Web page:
About this site

Are you concerned about reptilians?

If you already know a lot about them, read my posts and join me in a dialogue of discovery about them.

If you know very little about them, start by watching the video Reptilian & Annunaki History, then listen to the Richard Vizzutti audio files, then the David Icke interview on Red Ice Radio. After that you should be well enough informed to watch any videos and know if they are truth or lie. There are more videos on my YouTube channel.

This is not an easy journey. It is a profound shock to discover that everything you once believed about life is a lie. Congratulations on your courage.

Thursday, April 22, 2010

Different perspectives on why telling the truth matters

My theory on why telling the truth is important first evolved out of my research on reptilians and how they take control over the human conscience, but I confess that this is too far out for most people to deal with.

I can also couch the importance of telling the truth in mystical terms. For anyone who has a grasp of group mind, egregore, morphic fields, thought memes, the Law of Correspondence (as above so below) and how they function, it is easy to see that if we want to be told the truth we need to tell the truth.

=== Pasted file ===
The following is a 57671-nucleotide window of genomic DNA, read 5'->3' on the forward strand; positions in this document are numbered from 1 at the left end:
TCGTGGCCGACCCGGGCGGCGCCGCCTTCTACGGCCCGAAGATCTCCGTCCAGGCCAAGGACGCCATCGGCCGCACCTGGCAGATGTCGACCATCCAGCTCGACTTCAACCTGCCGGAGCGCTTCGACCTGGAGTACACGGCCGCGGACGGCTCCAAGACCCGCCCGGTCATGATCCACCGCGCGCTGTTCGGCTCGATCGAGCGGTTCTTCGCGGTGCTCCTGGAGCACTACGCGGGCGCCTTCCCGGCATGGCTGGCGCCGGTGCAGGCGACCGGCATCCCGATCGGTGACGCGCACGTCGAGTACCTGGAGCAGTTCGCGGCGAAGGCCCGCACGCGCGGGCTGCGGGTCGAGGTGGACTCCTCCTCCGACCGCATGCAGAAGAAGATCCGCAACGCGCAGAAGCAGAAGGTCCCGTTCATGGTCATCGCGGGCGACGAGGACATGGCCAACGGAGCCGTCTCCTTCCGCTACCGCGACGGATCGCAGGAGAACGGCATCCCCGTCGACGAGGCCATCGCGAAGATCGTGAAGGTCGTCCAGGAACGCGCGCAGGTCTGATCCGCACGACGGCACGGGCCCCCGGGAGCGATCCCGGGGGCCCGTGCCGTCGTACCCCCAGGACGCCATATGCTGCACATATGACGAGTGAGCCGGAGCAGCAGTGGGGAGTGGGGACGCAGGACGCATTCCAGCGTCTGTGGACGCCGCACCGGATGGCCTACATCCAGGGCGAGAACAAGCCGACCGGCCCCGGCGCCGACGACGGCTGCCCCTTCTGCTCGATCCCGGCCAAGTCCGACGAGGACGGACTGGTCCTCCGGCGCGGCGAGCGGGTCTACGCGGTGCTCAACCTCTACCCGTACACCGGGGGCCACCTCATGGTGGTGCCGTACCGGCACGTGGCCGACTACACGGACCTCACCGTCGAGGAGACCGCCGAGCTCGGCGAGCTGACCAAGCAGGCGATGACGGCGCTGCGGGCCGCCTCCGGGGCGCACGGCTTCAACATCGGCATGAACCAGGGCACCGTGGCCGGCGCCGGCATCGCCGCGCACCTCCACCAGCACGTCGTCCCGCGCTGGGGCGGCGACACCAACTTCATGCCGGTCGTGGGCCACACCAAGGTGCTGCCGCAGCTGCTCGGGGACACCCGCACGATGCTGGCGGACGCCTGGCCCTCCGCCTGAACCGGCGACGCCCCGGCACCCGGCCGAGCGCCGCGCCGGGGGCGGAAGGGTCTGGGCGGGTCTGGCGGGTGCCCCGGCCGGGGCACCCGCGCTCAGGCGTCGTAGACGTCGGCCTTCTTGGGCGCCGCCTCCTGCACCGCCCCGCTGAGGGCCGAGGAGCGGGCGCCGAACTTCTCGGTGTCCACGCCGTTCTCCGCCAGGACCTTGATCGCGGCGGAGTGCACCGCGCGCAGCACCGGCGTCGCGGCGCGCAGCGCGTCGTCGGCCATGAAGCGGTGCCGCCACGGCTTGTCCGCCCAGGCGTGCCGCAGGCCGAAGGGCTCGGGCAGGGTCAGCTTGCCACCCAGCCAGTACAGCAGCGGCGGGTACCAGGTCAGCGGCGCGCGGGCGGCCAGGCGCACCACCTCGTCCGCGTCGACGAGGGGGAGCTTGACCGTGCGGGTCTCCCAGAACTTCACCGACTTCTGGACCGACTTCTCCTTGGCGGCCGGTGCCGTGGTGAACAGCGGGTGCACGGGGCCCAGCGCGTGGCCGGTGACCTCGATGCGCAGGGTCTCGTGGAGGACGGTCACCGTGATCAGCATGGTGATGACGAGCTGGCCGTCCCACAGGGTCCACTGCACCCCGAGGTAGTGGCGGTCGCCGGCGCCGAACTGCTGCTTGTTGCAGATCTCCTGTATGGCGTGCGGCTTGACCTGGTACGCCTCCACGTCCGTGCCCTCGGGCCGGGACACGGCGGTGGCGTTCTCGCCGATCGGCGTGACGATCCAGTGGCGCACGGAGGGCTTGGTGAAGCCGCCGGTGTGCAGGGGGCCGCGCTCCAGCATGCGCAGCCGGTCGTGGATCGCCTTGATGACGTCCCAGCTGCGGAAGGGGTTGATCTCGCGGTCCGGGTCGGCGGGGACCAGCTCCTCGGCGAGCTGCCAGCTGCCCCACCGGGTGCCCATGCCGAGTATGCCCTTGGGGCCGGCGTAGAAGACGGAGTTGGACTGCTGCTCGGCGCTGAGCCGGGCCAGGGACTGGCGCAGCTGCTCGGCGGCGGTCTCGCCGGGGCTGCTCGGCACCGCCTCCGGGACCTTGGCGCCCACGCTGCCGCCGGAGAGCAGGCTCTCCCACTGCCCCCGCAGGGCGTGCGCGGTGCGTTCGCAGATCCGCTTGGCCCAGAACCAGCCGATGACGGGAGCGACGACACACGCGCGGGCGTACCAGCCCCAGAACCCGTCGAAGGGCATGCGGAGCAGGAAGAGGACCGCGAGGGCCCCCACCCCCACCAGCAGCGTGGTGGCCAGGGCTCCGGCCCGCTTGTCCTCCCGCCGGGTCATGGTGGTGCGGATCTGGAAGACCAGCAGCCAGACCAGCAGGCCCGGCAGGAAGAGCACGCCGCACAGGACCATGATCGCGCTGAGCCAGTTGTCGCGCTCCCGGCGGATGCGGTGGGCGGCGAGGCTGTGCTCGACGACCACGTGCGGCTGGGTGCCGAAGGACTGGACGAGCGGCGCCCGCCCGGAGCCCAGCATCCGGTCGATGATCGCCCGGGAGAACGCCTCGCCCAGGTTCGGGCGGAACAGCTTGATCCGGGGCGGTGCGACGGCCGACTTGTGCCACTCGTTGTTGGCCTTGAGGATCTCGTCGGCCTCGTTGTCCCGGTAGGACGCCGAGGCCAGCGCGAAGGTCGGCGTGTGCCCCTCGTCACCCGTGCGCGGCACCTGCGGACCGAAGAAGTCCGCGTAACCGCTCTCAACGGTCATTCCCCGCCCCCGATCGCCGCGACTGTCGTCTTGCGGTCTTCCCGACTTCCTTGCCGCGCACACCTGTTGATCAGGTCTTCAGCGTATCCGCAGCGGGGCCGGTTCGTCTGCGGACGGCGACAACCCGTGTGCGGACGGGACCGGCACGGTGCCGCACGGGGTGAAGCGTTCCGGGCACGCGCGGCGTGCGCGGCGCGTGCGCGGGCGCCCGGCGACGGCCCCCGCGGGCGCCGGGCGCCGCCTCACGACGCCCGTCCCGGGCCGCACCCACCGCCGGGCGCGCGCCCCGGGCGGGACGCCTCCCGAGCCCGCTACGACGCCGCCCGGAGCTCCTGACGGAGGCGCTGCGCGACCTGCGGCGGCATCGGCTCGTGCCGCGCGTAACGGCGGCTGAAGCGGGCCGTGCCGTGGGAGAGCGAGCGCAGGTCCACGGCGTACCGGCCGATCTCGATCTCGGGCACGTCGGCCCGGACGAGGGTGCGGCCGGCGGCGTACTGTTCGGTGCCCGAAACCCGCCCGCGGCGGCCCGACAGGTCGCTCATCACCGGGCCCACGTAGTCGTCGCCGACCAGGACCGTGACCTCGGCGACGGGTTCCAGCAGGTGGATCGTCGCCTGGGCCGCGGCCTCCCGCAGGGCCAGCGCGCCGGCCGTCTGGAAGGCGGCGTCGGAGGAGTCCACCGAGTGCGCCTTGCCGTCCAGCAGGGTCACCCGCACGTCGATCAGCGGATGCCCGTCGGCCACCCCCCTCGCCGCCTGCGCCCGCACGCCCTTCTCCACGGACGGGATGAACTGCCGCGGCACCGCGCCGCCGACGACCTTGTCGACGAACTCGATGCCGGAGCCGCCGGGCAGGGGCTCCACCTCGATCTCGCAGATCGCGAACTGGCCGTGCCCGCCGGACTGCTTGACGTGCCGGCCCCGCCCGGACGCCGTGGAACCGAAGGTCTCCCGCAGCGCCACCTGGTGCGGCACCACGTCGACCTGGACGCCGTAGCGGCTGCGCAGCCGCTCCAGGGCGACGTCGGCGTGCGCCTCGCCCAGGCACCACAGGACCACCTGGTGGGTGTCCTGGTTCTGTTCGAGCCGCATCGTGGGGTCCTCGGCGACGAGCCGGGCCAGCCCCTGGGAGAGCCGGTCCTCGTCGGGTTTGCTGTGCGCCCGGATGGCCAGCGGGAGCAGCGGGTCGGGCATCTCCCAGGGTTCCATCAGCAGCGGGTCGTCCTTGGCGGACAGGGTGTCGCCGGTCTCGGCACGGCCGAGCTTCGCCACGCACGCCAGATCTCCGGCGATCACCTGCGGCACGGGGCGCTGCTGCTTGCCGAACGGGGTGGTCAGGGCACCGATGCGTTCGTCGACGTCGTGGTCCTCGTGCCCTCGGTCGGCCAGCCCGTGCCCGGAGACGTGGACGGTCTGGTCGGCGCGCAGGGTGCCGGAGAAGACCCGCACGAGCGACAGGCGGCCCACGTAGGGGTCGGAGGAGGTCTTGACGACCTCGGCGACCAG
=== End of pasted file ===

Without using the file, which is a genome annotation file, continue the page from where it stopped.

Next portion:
Surely it is also easy to see how important it is in personal relationships? Truth and trust go together. People can trust a person who tells them the truth. I watch human relationships, particularly marriages, where lying to our partner is part of the contract and wonder at how these people can claim to love one another. Surely love and trust must be twins? How can one exist without the other, and how can there be trust without truth? What better way could there be to deepen a relationship than by telling the truth?

Then there is pop and new age psychology. We are told we must take responsibility for our own actions; we are told we must learn to forgive ourselves so that we can forgive others. That's all good, so where does it start? It starts with telling the truth about ourselves. When I happily confess that I am" bitter and twisted", several things happen. First, by allowing myself to see the truth about myself, I am taking the first step in taking responsibility for the outcome of that truth. I can say, "Oh, there I go again, that's my bitter and twisted side talking". In other words I can take responsibility. And once I have the courage to see the truth and take responsibility, I can forgive myself, and I can forgive others. There is a straight line from telling the truth, through taking responsibility, to forgiving the self and forgiving others.

Do we need any more reasons to grasp the importance of telling the truth?